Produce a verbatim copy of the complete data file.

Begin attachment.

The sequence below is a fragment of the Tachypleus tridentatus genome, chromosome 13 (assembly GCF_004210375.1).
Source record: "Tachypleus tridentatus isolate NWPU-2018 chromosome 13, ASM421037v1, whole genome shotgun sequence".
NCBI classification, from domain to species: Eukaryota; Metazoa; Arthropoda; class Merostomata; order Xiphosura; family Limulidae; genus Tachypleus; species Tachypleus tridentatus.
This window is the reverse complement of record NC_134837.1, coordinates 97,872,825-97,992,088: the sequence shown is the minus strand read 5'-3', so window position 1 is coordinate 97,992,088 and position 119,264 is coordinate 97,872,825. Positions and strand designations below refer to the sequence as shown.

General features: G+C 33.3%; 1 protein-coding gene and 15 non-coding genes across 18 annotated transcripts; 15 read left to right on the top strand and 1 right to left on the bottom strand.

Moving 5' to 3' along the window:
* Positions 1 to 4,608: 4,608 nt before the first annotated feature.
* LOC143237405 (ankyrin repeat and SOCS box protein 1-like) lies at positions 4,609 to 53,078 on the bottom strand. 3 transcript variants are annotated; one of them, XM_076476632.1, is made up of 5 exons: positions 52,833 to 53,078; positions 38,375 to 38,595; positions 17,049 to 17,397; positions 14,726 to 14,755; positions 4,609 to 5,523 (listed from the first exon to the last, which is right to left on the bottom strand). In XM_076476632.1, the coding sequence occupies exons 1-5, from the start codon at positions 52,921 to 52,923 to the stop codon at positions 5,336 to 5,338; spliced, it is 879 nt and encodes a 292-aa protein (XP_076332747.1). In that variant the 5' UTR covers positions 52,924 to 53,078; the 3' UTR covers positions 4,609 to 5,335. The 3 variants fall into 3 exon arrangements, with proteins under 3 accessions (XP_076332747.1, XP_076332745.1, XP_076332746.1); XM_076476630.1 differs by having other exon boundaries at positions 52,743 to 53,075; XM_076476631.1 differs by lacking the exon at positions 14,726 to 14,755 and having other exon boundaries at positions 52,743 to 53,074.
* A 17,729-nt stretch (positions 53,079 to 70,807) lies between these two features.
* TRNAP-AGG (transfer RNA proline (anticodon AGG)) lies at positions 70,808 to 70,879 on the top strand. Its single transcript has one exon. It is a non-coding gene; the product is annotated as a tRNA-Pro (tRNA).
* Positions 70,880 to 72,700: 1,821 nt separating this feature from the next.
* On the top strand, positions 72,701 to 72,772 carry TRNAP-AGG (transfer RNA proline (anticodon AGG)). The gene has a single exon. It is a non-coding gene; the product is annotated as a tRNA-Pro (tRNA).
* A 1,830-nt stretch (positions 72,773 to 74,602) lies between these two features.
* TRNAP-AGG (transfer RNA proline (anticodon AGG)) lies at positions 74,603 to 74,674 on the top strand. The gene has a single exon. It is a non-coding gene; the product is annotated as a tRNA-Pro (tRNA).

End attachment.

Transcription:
The sequence below is a fragment of the Tachypleus tridentatus genome, chromosome 13 (assembly GCF_004210375.1).
Source record: "Tachypleus tridentatus isolate NWPU-2018 chromosome 13, ASM421037v1, whole genome shotgun sequence".
NCBI classification, from domain to species: Eukaryota; Metazoa; Arthropoda; class Merostomata; order Xiphosura; family Limulidae; genus Tachypleus; species Tachypleus tridentatus.
This window is the reverse complement of record NC_134837.1, coordinates 97,872,825-97,992,088: the sequence shown is the minus strand read 5'-3', so window position 1 is coordinate 97,992,088 and position 119,264 is coordinate 97,872,825. Positions and strand designations below refer to the sequence as shown.

General features: G+C 33.3%; 1 protein-coding gene and 15 non-coding genes across 18 annotated transcripts; 15 read left to right on the top strand and 1 right to left on the bottom strand.

Moving 5' to 3' along the window:
* Positions 1 to 4,608: 4,608 nt before the first annotated feature.
* LOC143237405 (ankyrin repeat and SOCS box protein 1-like) lies at positions 4,609 to 53,078 on the bottom strand. 3 transcript variants are annotated; one of them, XM_076476632.1, is made up of 5 exons: positions 52,833 to 53,078; positions 38,375 to 38,595; positions 17,049 to 17,397; positions 14,726 to 14,755; positions 4,609 to 5,523 (listed from the first exon to the last, which is right to left on the bottom strand). In XM_076476632.1, the coding sequence occupies exons 1-5, from the start codon at positions 52,921 to 52,923 to the stop codon at positions 5,336 to 5,338; spliced, it is 879 nt and encodes a 292-aa protein (XP_076332747.1). In that variant the 5' UTR covers positions 52,924 to 53,078; the 3' UTR covers positions 4,609 to 5,335. The 3 variants fall into 3 exon arrangements, with proteins under 3 accessions (XP_076332747.1, XP_076332745.1, XP_076332746.1); XM_076476630.1 differs by having other exon boundaries at positions 52,743 to 53,075; XM_076476631.1 differs by lacking the exon at positions 14,726 to 14,755 and having other exon boundaries at positions 52,743 to 53,074.
* A 17,729-nt stretch (positions 53,079 to 70,807) lies between these two features.
* TRNAP-AGG (transfer RNA proline (anticodon AGG)) lies at positions 70,808 to 70,879 on the top strand. Its single transcript has one exon. It is a non-coding gene; the product is annotated as a tRNA-Pro (tRNA).
* Positions 70,880 to 72,700: 1,821 nt separating this feature from the next.
* On the top strand, positions 72,701 to 72,772 carry TRNAP-AGG (transfer RNA proline (anticodon AGG)). The gene has a single exon. It is a non-coding gene; the product is annotated as a tRNA-Pro (tRNA).
* A 1,830-nt stretch (positions 72,773 to 74,602) lies between these two features.
* TRNAP-AGG (transfer RNA proline (anticodon AGG)) lies at positions 74,603 to 74,674 on the top strand. The gene has a single exon. It is a non-coding gene; the product is annotated as a tRNA-Pro (tRNA).